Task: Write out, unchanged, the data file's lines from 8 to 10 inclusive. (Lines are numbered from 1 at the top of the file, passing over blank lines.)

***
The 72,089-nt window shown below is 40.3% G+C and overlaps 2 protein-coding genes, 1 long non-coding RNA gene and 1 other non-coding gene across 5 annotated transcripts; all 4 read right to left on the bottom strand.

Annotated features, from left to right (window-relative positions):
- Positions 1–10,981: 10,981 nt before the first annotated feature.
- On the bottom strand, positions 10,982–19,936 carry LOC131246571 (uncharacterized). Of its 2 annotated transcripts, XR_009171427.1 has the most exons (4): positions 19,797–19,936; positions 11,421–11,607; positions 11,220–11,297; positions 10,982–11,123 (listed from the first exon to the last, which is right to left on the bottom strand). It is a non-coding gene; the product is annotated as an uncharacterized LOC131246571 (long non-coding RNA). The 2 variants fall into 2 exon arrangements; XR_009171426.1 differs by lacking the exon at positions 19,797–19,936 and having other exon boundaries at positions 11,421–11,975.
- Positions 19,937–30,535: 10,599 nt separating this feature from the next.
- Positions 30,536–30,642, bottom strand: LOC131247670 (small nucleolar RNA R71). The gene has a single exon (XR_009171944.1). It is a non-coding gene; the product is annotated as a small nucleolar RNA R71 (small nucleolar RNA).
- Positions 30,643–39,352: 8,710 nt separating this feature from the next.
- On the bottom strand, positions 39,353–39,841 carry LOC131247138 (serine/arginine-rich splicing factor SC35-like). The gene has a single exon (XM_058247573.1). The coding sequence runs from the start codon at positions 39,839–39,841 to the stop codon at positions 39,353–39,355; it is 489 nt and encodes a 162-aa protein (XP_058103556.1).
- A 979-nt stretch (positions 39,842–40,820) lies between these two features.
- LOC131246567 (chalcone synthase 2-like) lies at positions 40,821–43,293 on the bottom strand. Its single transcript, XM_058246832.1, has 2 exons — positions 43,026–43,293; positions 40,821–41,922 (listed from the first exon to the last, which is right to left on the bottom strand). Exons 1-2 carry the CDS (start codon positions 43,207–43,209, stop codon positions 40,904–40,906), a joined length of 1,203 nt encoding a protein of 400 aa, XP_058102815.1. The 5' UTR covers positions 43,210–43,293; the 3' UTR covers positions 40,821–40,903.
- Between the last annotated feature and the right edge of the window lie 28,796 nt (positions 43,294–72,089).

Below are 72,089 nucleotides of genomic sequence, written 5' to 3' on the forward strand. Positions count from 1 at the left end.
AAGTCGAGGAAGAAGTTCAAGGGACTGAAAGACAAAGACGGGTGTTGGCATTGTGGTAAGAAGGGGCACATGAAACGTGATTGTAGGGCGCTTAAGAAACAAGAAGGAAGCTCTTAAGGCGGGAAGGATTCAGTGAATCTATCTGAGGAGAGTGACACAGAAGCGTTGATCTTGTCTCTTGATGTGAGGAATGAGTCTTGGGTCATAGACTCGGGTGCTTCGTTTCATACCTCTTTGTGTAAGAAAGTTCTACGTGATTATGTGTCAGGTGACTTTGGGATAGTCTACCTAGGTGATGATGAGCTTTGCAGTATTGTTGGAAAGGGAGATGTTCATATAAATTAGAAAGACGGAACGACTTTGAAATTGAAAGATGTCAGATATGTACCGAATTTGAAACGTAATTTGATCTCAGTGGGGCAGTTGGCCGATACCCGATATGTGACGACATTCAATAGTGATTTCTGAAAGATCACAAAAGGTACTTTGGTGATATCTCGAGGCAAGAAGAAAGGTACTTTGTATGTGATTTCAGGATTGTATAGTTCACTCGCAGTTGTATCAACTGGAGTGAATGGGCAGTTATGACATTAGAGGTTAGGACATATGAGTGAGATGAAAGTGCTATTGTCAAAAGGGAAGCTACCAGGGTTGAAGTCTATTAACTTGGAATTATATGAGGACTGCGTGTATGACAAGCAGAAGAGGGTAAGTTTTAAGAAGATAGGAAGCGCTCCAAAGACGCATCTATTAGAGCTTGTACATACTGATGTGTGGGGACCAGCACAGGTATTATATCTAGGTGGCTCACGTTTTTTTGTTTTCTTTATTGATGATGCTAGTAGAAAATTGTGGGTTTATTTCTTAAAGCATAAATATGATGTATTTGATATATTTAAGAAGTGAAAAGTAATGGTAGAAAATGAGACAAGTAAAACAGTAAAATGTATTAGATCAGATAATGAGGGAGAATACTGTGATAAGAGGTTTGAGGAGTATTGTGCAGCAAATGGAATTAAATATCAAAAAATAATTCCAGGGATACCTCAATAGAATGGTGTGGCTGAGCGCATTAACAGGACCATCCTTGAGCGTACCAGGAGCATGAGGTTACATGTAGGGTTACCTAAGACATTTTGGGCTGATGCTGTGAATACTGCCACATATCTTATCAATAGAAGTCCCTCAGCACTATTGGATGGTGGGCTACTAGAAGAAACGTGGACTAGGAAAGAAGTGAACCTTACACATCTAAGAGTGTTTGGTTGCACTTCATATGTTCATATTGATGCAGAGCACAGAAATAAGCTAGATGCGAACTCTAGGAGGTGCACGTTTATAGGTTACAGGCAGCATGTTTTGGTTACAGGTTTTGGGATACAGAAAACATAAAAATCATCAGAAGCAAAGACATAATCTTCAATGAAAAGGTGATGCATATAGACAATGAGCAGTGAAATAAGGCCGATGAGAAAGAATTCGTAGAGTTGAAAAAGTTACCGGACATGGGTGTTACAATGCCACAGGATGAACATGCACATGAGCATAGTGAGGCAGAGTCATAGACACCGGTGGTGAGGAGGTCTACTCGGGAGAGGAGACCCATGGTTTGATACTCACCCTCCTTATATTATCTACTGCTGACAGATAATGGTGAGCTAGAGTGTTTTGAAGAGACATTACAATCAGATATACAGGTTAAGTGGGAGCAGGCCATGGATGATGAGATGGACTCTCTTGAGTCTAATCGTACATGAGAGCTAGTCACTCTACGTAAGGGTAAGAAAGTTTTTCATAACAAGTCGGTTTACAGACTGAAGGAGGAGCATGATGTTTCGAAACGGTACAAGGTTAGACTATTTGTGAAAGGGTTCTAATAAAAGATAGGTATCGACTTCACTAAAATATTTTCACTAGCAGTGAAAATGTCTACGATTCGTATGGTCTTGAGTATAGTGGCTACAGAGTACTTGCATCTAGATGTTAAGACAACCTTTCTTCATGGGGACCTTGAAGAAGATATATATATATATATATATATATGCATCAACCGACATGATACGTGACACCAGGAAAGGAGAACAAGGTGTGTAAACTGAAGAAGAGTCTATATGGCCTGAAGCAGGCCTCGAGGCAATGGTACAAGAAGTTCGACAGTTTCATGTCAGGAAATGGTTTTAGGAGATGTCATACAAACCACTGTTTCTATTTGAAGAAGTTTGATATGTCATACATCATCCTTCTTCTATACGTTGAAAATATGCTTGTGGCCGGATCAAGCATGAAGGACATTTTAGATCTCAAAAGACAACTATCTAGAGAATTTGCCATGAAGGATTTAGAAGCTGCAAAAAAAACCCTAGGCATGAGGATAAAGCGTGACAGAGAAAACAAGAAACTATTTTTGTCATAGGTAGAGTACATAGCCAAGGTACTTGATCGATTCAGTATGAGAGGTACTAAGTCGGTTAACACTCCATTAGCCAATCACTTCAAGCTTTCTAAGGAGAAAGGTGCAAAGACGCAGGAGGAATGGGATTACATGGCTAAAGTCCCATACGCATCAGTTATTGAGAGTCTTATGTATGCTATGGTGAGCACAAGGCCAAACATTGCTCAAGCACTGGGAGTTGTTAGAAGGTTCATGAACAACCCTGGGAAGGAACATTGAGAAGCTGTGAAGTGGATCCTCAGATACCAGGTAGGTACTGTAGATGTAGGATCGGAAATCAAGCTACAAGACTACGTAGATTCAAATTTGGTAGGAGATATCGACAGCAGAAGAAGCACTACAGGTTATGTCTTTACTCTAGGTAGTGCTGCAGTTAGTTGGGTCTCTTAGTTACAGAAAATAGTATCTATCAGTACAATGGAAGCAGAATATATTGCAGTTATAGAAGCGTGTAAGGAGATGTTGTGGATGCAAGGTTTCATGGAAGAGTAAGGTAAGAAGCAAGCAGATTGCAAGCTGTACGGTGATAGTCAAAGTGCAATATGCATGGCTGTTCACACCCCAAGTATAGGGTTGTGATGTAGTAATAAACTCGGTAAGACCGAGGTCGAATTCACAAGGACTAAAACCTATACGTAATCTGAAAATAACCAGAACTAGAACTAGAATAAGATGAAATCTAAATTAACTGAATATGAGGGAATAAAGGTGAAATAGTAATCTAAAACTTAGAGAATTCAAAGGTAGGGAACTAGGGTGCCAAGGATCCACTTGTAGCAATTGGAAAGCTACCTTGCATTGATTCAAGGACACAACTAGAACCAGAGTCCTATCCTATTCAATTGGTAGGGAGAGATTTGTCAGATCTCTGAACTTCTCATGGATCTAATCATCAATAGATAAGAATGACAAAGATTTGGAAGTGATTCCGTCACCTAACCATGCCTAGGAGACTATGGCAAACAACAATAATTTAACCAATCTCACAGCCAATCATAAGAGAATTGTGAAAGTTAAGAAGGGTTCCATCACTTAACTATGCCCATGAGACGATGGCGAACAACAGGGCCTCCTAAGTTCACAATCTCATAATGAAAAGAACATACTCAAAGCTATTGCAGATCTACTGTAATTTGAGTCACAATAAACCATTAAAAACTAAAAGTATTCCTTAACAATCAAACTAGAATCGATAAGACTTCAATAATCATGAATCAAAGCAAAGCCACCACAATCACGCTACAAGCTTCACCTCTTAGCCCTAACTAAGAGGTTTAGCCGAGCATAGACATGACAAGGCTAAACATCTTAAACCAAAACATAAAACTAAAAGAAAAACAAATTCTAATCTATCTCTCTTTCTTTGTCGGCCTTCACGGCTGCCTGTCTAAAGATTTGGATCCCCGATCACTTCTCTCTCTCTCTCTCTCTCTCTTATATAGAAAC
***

- On the bottom strand, positions 39,353–39,841 carry LOC131247138 (serine/arginine-rich splicing factor SC35-like). The gene has a single exon (XM_058247573.1). The coding sequence runs from the start codon at positions 39,839–39,841 to the stop codon at positions 39,353–39,355; it is 489 nt and encodes a 162-aa protein (XP_058103556.1).
- A 979-nt stretch (positions 39,842–40,820) lies between these two features.
- LOC131246567 (chalcone synthase 2-like) lies at positions 40,821–43,293 on the bottom strand. Its single transcript, XM_058246832.1, has 2 exons — positions 43,026–43,293; positions 40,821–41,922 (listed from the first exon to the last, which is right to left on the bottom strand). Exons 1-2 carry the CDS (start codon positions 43,207–43,209, stop codon positions 40,904–40,906), a joined length of 1,203 nt encoding a protein of 400 aa, XP_058102815.1. The 5' UTR covers positions 43,210–43,293; the 3' UTR covers positions 40,821–40,903.